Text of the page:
Who Should Attend The Retrospective?

For years, I’ve seen people argue online about who should and should not be invited to a retrospective. In typical consultant fashion, my answer is “It depends.” Here I want to describe the dependencies so that it’s not such a mystery.

First, let’s define the basics so we have a foundation for the conversation. My definition of a retrospective is

  • Looking at the past, together
  • To gain insights
  • And make choices for the future.

“Looking at the past, together” is what the word “retrospective” literally means. The word dates to the 17th century, and is formed from the Latin retro meaning “back,” and specere “look at.”

Let’s see how this affects the question of who should attend.

What are you looking back at? For a retrospective to make sense, the people involved should be looking at some shared experience. They’re unlikely to come up with insights if they’re each looking at something different.

I emphasize the “together” part because I see so many teams and organizations assume that everyone saw the same things and interpreted them the same. Even for a small team working together in a common room, this is almost never true. The differences in what different people noticed, or how they interpreted what they noticed, is often the root of the most illuminating insights.

The “who should be invited” question is answered by “who shares that experience.” If you invite just the programmers who are working on a project, they’ll address the things that are important to programmers, and therefore noticed by them. There may be times when this is exactly what you want.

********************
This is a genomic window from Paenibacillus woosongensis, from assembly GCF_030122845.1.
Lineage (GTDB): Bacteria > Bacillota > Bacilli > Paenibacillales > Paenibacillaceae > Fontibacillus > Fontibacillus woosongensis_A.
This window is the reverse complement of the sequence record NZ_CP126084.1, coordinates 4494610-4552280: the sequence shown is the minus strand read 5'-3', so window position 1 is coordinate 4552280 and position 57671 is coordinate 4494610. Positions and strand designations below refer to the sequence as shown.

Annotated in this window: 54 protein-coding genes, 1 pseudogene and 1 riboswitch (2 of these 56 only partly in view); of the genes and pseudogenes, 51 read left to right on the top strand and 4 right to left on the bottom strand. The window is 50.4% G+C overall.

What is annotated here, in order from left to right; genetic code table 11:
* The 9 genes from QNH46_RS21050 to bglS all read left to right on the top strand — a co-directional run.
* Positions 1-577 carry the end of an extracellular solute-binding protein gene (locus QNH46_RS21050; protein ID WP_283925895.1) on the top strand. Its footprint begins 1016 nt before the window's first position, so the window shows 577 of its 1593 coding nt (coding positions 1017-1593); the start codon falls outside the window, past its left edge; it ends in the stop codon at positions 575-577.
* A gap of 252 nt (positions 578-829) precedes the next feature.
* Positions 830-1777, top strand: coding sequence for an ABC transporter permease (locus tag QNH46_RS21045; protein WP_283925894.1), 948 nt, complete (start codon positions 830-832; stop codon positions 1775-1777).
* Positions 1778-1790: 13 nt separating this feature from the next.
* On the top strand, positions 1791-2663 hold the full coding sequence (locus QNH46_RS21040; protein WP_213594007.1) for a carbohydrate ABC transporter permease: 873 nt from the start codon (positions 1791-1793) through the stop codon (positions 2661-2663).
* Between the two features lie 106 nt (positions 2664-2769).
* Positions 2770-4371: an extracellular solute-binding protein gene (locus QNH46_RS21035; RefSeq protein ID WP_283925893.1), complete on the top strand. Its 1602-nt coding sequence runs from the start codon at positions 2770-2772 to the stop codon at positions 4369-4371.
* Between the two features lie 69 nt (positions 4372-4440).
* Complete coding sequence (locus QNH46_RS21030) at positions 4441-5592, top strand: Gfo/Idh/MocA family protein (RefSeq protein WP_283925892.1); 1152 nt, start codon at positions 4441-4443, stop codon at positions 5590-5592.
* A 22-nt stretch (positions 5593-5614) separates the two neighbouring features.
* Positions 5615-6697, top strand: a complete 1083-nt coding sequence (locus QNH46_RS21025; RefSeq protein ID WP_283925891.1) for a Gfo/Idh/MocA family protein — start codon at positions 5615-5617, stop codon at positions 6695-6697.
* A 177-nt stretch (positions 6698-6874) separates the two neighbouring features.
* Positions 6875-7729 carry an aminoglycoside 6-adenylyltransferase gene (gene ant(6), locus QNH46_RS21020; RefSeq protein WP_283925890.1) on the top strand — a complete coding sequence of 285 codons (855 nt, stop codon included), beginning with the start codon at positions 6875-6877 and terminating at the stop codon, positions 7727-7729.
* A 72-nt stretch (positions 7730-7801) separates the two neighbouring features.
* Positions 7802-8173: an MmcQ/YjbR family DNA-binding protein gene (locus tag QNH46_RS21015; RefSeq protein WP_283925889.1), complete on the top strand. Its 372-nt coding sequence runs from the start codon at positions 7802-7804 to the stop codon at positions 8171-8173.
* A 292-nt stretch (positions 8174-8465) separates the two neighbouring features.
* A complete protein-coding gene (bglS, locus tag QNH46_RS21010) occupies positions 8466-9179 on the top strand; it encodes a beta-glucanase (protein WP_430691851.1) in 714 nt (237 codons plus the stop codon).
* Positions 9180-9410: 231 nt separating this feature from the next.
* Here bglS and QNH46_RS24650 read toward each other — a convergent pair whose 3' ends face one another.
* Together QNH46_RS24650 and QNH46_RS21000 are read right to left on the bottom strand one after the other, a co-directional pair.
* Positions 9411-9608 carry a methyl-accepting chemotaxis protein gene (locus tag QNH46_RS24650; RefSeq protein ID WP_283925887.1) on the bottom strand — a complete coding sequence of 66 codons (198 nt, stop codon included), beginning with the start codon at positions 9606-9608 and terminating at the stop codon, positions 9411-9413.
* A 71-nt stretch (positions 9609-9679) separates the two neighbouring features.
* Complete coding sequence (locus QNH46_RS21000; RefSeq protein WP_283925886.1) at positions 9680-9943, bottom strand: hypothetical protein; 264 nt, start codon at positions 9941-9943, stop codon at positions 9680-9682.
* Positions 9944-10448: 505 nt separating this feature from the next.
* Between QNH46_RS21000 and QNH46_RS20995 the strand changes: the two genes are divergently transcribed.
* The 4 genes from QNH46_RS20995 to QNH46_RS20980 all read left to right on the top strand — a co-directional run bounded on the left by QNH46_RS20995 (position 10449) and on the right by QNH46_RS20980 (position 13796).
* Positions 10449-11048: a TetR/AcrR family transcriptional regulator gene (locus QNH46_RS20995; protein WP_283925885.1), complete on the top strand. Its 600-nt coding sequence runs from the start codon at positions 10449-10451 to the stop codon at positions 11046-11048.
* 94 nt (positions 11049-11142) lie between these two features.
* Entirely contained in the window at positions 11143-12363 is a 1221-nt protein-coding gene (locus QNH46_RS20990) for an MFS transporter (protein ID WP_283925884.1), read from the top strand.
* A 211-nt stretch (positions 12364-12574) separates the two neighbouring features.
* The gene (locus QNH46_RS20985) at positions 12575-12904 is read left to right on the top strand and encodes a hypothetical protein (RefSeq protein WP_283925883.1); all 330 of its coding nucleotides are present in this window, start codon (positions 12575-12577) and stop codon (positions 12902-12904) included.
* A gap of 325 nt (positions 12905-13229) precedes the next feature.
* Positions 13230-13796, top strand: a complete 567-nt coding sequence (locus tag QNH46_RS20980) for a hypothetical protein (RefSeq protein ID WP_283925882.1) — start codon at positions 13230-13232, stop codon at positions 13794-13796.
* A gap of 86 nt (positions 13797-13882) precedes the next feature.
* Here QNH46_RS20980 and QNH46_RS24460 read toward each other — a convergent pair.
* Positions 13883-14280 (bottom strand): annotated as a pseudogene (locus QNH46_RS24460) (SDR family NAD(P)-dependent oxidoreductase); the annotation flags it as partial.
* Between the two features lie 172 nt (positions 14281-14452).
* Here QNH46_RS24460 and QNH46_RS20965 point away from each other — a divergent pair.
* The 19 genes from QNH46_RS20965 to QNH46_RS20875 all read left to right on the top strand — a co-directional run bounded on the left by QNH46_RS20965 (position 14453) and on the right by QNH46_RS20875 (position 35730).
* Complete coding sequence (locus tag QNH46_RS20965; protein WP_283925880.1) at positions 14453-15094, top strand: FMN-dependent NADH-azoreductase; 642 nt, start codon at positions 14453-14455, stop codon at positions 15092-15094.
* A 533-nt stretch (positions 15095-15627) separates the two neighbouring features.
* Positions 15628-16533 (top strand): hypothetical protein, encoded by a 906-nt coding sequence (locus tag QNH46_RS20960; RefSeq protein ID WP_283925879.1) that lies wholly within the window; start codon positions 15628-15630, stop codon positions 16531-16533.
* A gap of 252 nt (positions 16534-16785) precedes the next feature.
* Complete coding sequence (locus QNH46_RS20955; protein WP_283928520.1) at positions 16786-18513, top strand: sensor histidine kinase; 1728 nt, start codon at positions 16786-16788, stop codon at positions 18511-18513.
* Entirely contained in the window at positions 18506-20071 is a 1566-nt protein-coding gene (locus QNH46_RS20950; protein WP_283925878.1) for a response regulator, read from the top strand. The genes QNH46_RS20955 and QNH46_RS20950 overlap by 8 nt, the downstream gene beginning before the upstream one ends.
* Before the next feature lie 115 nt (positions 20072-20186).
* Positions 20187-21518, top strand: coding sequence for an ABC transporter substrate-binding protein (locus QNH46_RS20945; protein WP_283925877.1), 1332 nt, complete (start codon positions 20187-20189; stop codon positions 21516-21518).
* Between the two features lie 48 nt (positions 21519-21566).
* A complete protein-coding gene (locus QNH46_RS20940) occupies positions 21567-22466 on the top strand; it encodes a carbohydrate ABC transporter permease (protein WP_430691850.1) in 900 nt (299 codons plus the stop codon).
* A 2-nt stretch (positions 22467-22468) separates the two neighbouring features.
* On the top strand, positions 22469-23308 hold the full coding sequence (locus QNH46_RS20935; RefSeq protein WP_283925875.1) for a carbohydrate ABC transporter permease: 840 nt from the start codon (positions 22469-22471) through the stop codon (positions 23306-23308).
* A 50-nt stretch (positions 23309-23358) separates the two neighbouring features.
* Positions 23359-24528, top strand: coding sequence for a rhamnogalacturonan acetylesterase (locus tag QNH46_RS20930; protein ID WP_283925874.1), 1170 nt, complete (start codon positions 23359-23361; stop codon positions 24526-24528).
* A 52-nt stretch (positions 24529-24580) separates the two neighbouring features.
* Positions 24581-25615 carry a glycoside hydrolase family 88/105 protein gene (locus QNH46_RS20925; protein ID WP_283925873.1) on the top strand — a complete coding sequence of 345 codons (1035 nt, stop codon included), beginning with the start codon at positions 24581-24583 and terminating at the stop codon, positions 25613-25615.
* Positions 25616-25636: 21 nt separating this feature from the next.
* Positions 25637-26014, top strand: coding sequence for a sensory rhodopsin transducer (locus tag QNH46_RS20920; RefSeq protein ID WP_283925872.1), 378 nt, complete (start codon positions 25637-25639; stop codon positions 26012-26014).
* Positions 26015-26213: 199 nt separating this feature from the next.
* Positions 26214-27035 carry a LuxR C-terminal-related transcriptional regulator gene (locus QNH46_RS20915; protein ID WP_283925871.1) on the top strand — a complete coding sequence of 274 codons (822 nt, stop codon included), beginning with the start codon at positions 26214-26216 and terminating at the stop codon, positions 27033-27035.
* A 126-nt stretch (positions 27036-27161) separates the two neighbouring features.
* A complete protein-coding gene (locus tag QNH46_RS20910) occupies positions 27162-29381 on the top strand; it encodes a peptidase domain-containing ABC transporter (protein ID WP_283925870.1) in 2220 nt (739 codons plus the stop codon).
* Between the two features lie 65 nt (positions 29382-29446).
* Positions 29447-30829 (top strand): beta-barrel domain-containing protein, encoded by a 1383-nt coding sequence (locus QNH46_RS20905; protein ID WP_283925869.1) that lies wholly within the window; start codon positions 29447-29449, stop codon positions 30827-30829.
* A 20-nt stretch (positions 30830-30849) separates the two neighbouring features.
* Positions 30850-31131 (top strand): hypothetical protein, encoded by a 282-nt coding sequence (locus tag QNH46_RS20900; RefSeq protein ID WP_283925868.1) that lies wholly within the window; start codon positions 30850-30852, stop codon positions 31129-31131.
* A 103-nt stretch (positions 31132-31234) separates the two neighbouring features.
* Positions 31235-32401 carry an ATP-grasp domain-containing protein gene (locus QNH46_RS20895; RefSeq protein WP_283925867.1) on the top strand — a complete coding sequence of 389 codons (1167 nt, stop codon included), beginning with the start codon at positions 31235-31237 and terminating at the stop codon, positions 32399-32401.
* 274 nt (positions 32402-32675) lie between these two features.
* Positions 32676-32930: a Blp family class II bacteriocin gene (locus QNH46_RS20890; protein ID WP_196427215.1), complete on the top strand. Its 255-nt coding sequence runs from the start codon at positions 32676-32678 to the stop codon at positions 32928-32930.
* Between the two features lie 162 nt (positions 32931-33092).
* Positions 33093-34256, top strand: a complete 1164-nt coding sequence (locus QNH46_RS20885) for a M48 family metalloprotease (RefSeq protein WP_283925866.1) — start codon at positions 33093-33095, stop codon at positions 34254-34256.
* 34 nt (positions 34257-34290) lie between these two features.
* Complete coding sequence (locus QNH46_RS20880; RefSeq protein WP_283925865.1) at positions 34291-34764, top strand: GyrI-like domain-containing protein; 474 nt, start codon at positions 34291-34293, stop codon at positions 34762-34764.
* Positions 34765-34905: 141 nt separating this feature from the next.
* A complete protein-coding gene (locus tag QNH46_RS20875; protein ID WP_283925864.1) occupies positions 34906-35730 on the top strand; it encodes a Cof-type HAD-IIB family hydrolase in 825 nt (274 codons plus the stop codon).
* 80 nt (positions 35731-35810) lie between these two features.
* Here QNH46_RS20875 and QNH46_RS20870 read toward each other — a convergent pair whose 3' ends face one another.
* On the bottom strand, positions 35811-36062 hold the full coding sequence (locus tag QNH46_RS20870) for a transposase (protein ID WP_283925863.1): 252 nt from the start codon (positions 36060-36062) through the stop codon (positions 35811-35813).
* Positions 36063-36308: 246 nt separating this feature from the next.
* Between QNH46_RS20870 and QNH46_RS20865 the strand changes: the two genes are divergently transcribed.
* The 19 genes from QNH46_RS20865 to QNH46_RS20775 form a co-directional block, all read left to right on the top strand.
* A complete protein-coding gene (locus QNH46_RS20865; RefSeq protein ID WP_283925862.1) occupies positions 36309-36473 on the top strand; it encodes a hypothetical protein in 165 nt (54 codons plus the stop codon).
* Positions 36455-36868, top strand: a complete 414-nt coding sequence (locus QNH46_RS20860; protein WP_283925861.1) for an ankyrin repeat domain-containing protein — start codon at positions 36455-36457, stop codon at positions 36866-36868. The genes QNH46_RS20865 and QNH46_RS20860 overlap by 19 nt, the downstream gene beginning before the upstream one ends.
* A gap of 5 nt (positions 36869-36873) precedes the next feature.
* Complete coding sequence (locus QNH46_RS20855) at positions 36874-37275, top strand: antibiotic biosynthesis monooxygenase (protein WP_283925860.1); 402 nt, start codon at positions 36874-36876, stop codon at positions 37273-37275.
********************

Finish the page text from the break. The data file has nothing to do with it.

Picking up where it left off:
As you move to “whole team” product development, you’ll naturally want to include other members of that whole team to include other points of view—that of software testers, designers, customer researchers, and whomever else is adding value to the product. These various constituencies may be working somewhat independently, but toward a common result. The more closely these constituencies work in collaboration, the more reason for them to retrospect on the work together. If they work separately with coordination of their efforts, then retrospecting together on their coordination activities makes more sense. Each constituency won’t have much visibility into the workings within the others. Of course, they might gain the insight that their work together might be more effective if they collaborate instead of coordinate, and that would change things.

Usually this question come up in terms of whether the manager or the product owner should be invited. There again, it depends on the working relationship. I’ve seen product owners who collaborate very closely with the team building the product, especially if things like customer research and user testing are done within that team. These would naturally be part of the same retrospective. I’ve seen other product owners who “throw requirements over the wall” to the team working on the product, and show up again to receive the finished work. These would likely interfere with the effectiveness of a team retrospective. They won’t share enough commonality with the team, and likely have a difference in power status that would inhibit others from speaking freely at the retrospective. The same it true for managers. The important question is do they collaborate well, or do they use their positional power to get what they want.

In cases where it’s not clear, I suggest having retrospectives both with and without the “more powerful” position in question. You may find that they are both valuable, but the insights and decisions made are on very different levels. In the same way, you might find that it’s sometimes worthwhile to have retrospectives of even larger communities within the endeavor—whole departments, divisions, or even the whole organization. They will uncover different things than a team retrospective, but that has value, also.

Now, look at your own situation. Are there people being included that inhibit more detailed insights into the work? Perhaps try a retrospective without them. Are there viewpoints missing that would be valuable to address some perceived problems? Try a retrospect including them. This doesn’t mean you have to give up the retrospectives that you’ve been having. That’s a decision for later. For now, try it and see how it works for you.

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